Skip to Main Content

We have a new app!

Take the Access library with you wherever you go—easy access to books, videos, images, podcasts, personalized features, and more.

Download the Access App here: iOS and Android



succinylcholine (sux-sin-il-koe-leen)

Anectine, Quelicin


Therapeutic: neuromuscular blocking agents—depolarizing


Used during surgical procedures to produce skeletal muscle paralysis after induction of anesthesia and provision of opioid analgesics.


Prevents neuromuscular transmission by blocking the effect of acetylcholine at the myoneural junction. Has agonist activity initially, producing fasciculation. Causes the release of histamine. Has no analgesic or anxiolytic effects. Therapeutic Effects: Skeletal muscle paralysis.

Adverse Reactions/Side Effects

Most adverse reactions to succinylcholine are extensions of pharmacologic effects

Resp: APNEA, bronchospasm. CV: arrhythmias, bradycardia, hypotension. F and E: HYPERKALEMIA. MS: RHABDOMYOLYSIS, muscle fasciculation. Misc: MALIGNANT HYPERTHERMIA, myoglobinemia (↑ in children), myoglobinuria (↑ in children), tachyphylaxis.


Examination and Evaluation

  • Assess respiration, and notify physician or nursing staff immediately if patient exhibits any interruption in respiratory rate (apnea) or signs of respiratory failure (rapid labored breathing, cyanosis, confusion, irritability, sleepiness, headache, oxygen desaturation).

  • Monitor symptoms of high plasma potassium levels (hyperkalemia), including bradycardia, fatigue, weakness, numbness, and tingling. Notify physician or nursing staff immediately because severe cases can lead to life-threatening arrhythmias and paralysis.

  • Be alert for a rapid rise in body temperature, especially if accompanied by muscle rigidity and stiffness. These may be signs of malignant hyperthermia, and the physician or nursing staff should be notified immediately.

  • Assess any muscle pain, tenderness, or weakness, especially if accompanied by fever, malaise, and dark-colored urine. These symptoms may indicate myopathy that can progress to severe muscle damage (rhabdomyolysis). Report any unexplained musculoskeletal symptoms to the physician or nursing staff immediately.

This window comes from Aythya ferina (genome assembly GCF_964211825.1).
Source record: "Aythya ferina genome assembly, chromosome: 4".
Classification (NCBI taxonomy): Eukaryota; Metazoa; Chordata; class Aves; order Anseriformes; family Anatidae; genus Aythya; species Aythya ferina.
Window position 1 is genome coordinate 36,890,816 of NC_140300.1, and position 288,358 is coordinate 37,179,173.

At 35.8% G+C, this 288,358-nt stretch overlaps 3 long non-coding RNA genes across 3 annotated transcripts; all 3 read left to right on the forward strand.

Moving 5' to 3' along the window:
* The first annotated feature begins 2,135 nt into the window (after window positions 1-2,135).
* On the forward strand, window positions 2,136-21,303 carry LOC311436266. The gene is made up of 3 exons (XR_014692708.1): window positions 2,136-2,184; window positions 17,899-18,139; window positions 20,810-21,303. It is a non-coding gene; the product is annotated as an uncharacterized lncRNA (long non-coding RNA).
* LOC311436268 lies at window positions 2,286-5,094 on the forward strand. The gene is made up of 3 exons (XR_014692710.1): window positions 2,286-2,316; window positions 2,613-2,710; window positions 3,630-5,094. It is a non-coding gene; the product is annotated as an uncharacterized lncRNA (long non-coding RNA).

• Assess symptoms of bronchospasm (wheezing, coughing, tightness in chest) or decreased respiratory muscle function. Perform pulmonary function tests to quantify suspected changes in ventilation and respiration (See Appendix I).

  • Assess heart rate, ECG, and heart sounds, especially during exercise (See Appendices G, H). Report any rhythm disturbances or symptoms of increased arrhythmias, including palpitations, chest discomfort, shortness of breath, fainting, and fatigue/weakness.

  • Assess blood pressure periodically and compare to normal values (See Appendix F). Report low blood pressure (hypotension), especially if patient experiences dizziness, fatigue, or other symptoms

  • Be alert for a sudden increase in muscle contraction that might indicate a rapid decrease in drug effectiveness (tachyphylaxis).


  • Design and implement therapeutic exercises (resistive training, gait training) as needed to help resolve any residual weakness or myopathy caused by this drug. Begin exercises at low intensity and progress the exercise regimen slowly to avoid fatigue or excessive stress to damaged muscles.


Absorption: Well absorbed after deep IM administration.

Distribution: Widely distributed into extracellular fluid. Crosses the placenta in small amounts.


Pop-up div Successfully Displayed

This div only appears when the trigger link is hovered over. Otherwise it is hidden from view.